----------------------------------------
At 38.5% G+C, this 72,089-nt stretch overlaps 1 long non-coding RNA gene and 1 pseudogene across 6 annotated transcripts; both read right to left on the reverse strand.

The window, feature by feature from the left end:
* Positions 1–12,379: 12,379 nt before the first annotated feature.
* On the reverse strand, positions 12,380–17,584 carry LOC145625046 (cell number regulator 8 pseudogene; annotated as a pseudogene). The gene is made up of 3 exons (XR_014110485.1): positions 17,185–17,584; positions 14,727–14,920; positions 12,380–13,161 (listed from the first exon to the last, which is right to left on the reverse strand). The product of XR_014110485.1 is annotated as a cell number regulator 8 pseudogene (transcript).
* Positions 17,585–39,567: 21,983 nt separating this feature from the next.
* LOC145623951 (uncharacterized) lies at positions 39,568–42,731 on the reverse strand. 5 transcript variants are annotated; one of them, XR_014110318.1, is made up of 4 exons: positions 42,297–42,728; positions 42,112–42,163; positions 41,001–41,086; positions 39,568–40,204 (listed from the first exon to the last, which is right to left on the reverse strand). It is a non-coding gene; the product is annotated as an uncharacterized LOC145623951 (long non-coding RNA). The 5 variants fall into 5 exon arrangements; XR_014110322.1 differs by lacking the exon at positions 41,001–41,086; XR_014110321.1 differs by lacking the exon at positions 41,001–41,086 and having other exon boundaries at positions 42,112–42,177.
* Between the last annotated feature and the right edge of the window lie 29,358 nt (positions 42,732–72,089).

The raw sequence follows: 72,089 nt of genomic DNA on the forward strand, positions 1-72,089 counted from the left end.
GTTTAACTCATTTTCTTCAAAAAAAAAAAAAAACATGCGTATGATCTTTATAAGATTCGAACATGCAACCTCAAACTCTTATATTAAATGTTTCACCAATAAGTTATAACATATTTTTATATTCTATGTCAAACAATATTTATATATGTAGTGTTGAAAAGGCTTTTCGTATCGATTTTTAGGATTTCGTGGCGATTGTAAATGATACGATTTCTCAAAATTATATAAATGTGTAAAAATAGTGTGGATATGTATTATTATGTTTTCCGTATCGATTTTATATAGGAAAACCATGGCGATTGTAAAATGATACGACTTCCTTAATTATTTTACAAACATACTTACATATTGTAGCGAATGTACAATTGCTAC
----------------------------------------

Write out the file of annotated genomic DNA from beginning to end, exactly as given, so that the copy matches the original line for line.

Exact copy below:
At 38.5% G+C, this 72,089-nt stretch overlaps 1 long non-coding RNA gene and 1 pseudogene across 6 annotated transcripts; both read right to left on the reverse strand.

The window, feature by feature from the left end:
* Positions 1–12,379: 12,379 nt before the first annotated feature.
* On the reverse strand, positions 12,380–17,584 carry LOC145625046 (cell number regulator 8 pseudogene; annotated as a pseudogene). The gene is made up of 3 exons (XR_014110485.1): positions 17,185–17,584; positions 14,727–14,920; positions 12,380–13,161 (listed from the first exon to the last, which is right to left on the reverse strand). The product of XR_014110485.1 is annotated as a cell number regulator 8 pseudogene (transcript).
* Positions 17,585–39,567: 21,983 nt separating this feature from the next.
* LOC145623951 (uncharacterized) lies at positions 39,568–42,731 on the reverse strand. 5 transcript variants are annotated; one of them, XR_014110318.1, is made up of 4 exons: positions 42,297–42,728; positions 42,112–42,163; positions 41,001–41,086; positions 39,568–40,204 (listed from the first exon to the last, which is right to left on the reverse strand). It is a non-coding gene; the product is annotated as an uncharacterized LOC145623951 (long non-coding RNA). The 5 variants fall into 5 exon arrangements; XR_014110322.1 differs by lacking the exon at positions 41,001–41,086; XR_014110321.1 differs by lacking the exon at positions 41,001–41,086 and having other exon boundaries at positions 42,112–42,177.
* Between the last annotated feature and the right edge of the window lie 29,358 nt (positions 42,732–72,089).

The raw sequence follows: 72,089 nt of genomic DNA on the forward strand, positions 1-72,089 counted from the left end.
GTTTAACTCATTTTCTTCAAAAAAAAAAAAAAACATGCGTATGATCTTTATAAGATTCGAACATGCAACCTCAAACTCTTATATTAAATGTTTCACCAATAAGTTATAACATATTTTTATATTCTATGTCAAACAATATTTATATATGTAGTGTTGAAAAGGCTTTTCGTATCGATTTTTAGGATTTCGTGGCGATTGTAAATGATACGATTTCTCAAAATTATATAAATGTGTAAAAATAGTGTGGATATGTATTATTATGTTTTCCGTATCGATTTTATATAGGAAAACCATGGCGATTGTAAAATGATACGACTTCCTTAATTATTTTACAAACATACTTACATATTGTAGCGAATGTACAATTGCTAC